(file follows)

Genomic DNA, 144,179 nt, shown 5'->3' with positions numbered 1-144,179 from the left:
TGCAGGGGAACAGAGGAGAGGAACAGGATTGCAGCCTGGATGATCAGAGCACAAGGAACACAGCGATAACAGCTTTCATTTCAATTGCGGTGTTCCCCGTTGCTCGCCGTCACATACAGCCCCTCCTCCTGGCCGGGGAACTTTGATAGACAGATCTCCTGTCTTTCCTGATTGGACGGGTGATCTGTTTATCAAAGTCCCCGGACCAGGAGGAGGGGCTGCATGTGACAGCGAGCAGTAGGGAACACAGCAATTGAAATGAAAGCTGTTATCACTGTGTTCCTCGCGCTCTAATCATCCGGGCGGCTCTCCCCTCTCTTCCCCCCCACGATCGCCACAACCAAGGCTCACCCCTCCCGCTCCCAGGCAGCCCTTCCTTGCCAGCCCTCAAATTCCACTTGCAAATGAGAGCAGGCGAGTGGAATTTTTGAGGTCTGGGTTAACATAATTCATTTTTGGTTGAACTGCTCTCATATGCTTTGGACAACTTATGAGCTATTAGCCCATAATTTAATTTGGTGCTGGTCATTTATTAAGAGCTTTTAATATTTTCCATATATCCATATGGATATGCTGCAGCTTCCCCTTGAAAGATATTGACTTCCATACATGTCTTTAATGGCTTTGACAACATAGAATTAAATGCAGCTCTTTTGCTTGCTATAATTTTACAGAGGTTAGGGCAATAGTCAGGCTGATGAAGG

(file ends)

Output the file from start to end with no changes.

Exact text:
Genomic DNA, 144,179 nt, shown 5'->3' with positions numbered 1-144,179 from the left:
TGCAGGGGAACAGAGGAGAGGAACAGGATTGCAGCCTGGATGATCAGAGCACAAGGAACACAGCGATAACAGCTTTCATTTCAATTGCGGTGTTCCCCGTTGCTCGCCGTCACATACAGCCCCTCCTCCTGGCCGGGGAACTTTGATAGACAGATCTCCTGTCTTTCCTGATTGGACGGGTGATCTGTTTATCAAAGTCCCCGGACCAGGAGGAGGGGCTGCATGTGACAGCGAGCAGTAGGGAACACAGCAATTGAAATGAAAGCTGTTATCACTGTGTTCCTCGCGCTCTAATCATCCGGGCGGCTCTCCCCTCTCTTCCCCCCCACGATCGCCACAACCAAGGCTCACCCCTCCCGCTCCCAGGCAGCCCTTCCTTGCCAGCCCTCAAATTCCACTTGCAAATGAGAGCAGGCGAGTGGAATTTTTGAGGTCTGGGTTAACATAATTCATTTTTGGTTGAACTGCTCTCATATGCTTTGGACAACTTATGAGCTATTAGCCCATAATTTAATTTGGTGCTGGTCATTTATTAAGAGCTTTTAATATTTTCCATATATCCATATGGATATGCTGCAGCTTCCCCTTGAAAGATATTGACTTCCATACATGTCTTTAATGGCTTTGACAACATAGAATTAAATGCAGCTCTTTTGCTTGCTATAATTTTACAGAGGTTAGGGCAATAGTCAGGCTGATGAAGG